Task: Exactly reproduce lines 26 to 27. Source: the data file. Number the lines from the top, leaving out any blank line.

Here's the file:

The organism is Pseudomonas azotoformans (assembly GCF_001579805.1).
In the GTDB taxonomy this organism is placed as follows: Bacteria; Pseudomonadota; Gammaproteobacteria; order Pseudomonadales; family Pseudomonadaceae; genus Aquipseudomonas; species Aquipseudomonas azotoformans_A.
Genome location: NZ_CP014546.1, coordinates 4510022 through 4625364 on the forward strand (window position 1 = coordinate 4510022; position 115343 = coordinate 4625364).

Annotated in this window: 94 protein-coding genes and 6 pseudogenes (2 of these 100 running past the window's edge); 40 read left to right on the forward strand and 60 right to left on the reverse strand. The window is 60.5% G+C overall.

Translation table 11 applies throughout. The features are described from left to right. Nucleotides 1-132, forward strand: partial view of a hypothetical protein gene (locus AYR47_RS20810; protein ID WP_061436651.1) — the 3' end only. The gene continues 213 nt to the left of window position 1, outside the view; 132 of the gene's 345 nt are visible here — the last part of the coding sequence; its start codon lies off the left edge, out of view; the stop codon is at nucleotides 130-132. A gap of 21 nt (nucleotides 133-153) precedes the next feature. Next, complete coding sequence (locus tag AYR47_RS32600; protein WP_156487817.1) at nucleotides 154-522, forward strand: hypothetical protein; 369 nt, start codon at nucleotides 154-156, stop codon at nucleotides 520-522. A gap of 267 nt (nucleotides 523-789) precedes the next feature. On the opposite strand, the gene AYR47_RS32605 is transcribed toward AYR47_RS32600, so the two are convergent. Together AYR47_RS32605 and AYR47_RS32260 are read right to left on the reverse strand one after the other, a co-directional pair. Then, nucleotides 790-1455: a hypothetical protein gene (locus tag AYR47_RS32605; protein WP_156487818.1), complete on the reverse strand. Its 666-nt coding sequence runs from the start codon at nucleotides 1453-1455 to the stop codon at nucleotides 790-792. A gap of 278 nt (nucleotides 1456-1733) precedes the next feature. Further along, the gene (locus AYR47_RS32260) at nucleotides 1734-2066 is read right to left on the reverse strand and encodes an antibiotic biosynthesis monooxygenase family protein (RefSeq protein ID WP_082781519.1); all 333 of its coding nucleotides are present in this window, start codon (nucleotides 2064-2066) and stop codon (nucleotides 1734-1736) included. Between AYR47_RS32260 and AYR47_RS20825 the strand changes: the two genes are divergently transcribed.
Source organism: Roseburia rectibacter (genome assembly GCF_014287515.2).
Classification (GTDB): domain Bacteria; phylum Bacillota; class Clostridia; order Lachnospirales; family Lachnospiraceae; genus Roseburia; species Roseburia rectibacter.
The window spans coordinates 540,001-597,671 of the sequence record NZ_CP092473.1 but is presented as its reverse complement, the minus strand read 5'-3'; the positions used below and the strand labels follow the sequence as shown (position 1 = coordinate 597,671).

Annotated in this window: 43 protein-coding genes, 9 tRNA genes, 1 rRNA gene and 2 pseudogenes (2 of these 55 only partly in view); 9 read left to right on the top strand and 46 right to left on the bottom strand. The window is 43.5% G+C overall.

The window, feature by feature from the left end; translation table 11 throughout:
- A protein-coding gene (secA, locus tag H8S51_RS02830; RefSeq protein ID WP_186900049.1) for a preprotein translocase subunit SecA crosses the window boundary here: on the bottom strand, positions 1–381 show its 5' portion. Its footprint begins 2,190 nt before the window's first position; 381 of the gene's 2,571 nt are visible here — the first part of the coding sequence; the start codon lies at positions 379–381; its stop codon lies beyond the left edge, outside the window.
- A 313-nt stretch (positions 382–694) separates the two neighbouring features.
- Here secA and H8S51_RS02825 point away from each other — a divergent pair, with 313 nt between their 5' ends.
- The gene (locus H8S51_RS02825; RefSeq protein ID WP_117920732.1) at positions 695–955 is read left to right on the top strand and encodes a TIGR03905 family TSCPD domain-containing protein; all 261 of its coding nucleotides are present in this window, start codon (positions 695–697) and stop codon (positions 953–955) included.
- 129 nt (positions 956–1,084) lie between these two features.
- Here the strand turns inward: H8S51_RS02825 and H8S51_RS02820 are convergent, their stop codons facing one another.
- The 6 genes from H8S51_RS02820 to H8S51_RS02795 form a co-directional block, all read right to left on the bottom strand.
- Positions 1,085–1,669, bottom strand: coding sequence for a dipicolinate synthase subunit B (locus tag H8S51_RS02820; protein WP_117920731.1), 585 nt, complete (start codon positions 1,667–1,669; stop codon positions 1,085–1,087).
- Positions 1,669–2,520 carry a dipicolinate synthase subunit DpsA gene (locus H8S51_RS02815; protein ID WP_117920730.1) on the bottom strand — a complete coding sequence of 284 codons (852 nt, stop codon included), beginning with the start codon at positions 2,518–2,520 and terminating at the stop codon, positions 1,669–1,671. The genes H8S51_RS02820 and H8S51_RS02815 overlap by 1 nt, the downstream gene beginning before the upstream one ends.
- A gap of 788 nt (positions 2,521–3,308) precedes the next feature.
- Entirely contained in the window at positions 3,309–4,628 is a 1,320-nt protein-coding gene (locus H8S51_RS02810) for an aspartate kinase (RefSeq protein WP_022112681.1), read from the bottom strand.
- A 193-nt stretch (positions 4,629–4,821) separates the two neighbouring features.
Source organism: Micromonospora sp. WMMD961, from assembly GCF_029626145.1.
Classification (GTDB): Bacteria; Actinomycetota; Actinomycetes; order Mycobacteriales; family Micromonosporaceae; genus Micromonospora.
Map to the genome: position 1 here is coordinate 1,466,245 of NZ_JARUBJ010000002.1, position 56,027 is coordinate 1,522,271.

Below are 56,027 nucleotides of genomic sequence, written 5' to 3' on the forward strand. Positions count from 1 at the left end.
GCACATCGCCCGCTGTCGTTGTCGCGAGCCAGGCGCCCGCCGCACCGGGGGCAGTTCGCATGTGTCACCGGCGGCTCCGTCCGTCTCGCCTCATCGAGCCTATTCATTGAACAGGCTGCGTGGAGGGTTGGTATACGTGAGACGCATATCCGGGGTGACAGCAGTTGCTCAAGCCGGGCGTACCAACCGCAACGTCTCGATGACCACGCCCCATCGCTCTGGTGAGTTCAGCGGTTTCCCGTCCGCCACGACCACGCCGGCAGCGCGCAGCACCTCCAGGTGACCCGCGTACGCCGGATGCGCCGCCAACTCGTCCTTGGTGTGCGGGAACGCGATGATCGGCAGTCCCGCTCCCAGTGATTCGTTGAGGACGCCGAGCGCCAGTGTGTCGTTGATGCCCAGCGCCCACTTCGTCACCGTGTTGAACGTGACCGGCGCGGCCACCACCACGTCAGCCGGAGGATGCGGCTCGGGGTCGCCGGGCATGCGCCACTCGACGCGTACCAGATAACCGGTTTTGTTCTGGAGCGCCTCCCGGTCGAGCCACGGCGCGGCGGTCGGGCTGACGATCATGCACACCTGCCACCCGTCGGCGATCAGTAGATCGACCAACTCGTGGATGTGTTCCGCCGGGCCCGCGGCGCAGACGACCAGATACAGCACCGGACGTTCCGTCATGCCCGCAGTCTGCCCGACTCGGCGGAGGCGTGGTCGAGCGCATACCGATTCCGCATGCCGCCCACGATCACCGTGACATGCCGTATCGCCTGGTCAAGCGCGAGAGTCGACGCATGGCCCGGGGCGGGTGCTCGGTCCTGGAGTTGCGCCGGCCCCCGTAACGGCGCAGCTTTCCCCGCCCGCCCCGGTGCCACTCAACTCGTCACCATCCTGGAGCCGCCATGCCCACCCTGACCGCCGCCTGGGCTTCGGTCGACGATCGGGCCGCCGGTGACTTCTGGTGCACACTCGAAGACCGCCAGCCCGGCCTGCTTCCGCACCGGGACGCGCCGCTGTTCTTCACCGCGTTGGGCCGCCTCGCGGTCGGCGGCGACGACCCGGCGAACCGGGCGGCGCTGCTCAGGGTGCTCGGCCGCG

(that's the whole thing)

Below are 56,027 nucleotides of genomic sequence, written 5' to 3' on the forward strand. Positions count from 1 at the left end.
GCACATCGCCCGCTGTCGTTGTCGCGAGCCAGGCGCCCGCCGCACCGGGGGCAGTTCGCATGTGTCACCGGCGGCTCCGTCCGTCTCGCCTCATCGAGCCTATTCATTGAACAGGCTGCGTGGAGGGTTGGTATACGTGAGACGCATATCCGGGGTGACAGCAGTTGCTCAAGCCGGGCGTACCAACCGCAACGTCTCGATGACCACGCCCCATCGCTCTGGTGAGTTCAGCGGTTTCCCGTCCGCCACGACCACGCCGGCAGCGCGCAGCACCTCCAGGTGACCCGCGTACGCCGGATGCGCCGCCAACTCGTCCTTGGTGTGCGGGAACGCGATGATCGGCAGTCCCGCTCCCAGTGATTCGTTGAGGACGCCGAGCGCCAGTGTGTCGTTGATGCCCAGCGCCCACTTCGTCACCGTGTTGAACGTGACCGGCGCGGCCACCACCACGTCAGCCGGAGGATGCGGCTCGGGGTCGCCGGGCATGCGCCACTCGACGCGTACCAGATAACCGGTTTTGTTCTGGAGCGCCTCCCGGTCGAGCCACGGCGCGGCGGTCGGGCTGACGATCATGCACACCTGCCACCCGTCGGCGATCAGTAGATCGACCAACTCGTGGATGTGTTCCGCCGGGCCCGCGGCGCAGACGACCAGATACAGCACCGGACGTTCCGTCATGCCCGCAGTCTGCCCGACTCGGCGGAGGCGTGGTCGAGCGCATACCGATTCCGCATGCCGCCCACGATCACCGTGACATGCCGTATCGCCTGGTCAAGCGCGAGAGTCGACGCATGGCCCGGGGCGGGTGCTCGGTCCTGGAGTTGCGCCGGCCCCCGTAACGGCGCAGCTTTCCCCGCCCGCCCCGGTGCCACTCAACTCGTCACCATCCTGGAGCCGCCATGCCCACCCTGACCGCCGCCTGGGCTTCGGTCGACGATCGGGCCGCCGGTGACTTCTGGTGCACACTCGAAGACCGCCAGCCCGGCCTGCTTCCGCACCGGGACGCGCCGCTGTTCTTCACCGCGTTGGGCCGCCTCGCGGTCGGCGGCGACGACCCGGCGAACCGGGCGGCGCTGCTCAGGGTGCTCGGCCGCG